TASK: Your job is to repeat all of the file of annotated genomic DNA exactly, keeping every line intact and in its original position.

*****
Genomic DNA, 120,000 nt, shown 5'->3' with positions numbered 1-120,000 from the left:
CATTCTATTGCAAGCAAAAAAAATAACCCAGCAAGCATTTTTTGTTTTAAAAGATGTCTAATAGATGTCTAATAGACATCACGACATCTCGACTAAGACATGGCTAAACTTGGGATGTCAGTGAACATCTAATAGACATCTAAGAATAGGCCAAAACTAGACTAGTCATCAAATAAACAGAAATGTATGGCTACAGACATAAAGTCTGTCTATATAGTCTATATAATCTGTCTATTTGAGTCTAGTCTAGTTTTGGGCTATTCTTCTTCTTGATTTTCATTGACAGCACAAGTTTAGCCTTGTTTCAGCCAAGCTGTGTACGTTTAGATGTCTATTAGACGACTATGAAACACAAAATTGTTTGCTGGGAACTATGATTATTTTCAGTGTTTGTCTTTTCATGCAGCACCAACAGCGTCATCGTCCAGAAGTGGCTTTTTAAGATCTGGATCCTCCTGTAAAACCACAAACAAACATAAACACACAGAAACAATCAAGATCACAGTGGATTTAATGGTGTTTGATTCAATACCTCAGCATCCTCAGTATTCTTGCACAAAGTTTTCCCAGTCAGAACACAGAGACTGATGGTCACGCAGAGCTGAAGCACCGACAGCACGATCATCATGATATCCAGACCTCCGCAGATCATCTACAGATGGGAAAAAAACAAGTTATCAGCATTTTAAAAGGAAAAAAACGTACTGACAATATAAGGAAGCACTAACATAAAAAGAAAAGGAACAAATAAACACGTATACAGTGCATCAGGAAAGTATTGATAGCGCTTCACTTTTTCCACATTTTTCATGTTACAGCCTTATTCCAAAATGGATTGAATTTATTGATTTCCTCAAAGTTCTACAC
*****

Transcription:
Genomic DNA, 120,000 nt, shown 5'->3' with positions numbered 1-120,000 from the left:
CATTCTATTGCAAGCAAAAAAAATAACCCAGCAAGCATTTTTTGTTTTAAAAGATGTCTAATAGATGTCTAATAGACATCACGACATCTCGACTAAGACATGGCTAAACTTGGGATGTCAGTGAACATCTAATAGACATCTAAGAATAGGCCAAAACTAGACTAGTCATCAAATAAACAGAAATGTATGGCTACAGACATAAAGTCTGTCTATATAGTCTATATAATCTGTCTATTTGAGTCTAGTCTAGTTTTGGGCTATTCTTCTTCTTGATTTTCATTGACAGCACAAGTTTAGCCTTGTTTCAGCCAAGCTGTGTACGTTTAGATGTCTATTAGACGACTATGAAACACAAAATTGTTTGCTGGGAACTATGATTATTTTCAGTGTTTGTCTTTTCATGCAGCACCAACAGCGTCATCGTCCAGAAGTGGCTTTTTAAGATCTGGATCCTCCTGTAAAACCACAAACAAACATAAACACACAGAAACAATCAAGATCACAGTGGATTTAATGGTGTTTGATTCAATACCTCAGCATCCTCAGTATTCTTGCACAAAGTTTTCCCAGTCAGAACACAGAGACTGATGGTCACGCAGAGCTGAAGCACCGACAGCACGATCATCATGATATCCAGACCTCCGCAGATCATCTACAGATGGGAAAAAAACAAGTTATCAGCATTTTAAAAGGAAAAAAACGTACTGACAATATAAGGAAGCACTAACATAAAAAGAAAAGGAACAAATAAACACGTATACAGTGCATCAGGAAAGTATTGATAGCGCTTCACTTTTTCCACATTTTTCATGTTACAGCCTTATTCCAAAATGGATTGAATTTATTGATTTCCTCAAAGTTCTACAC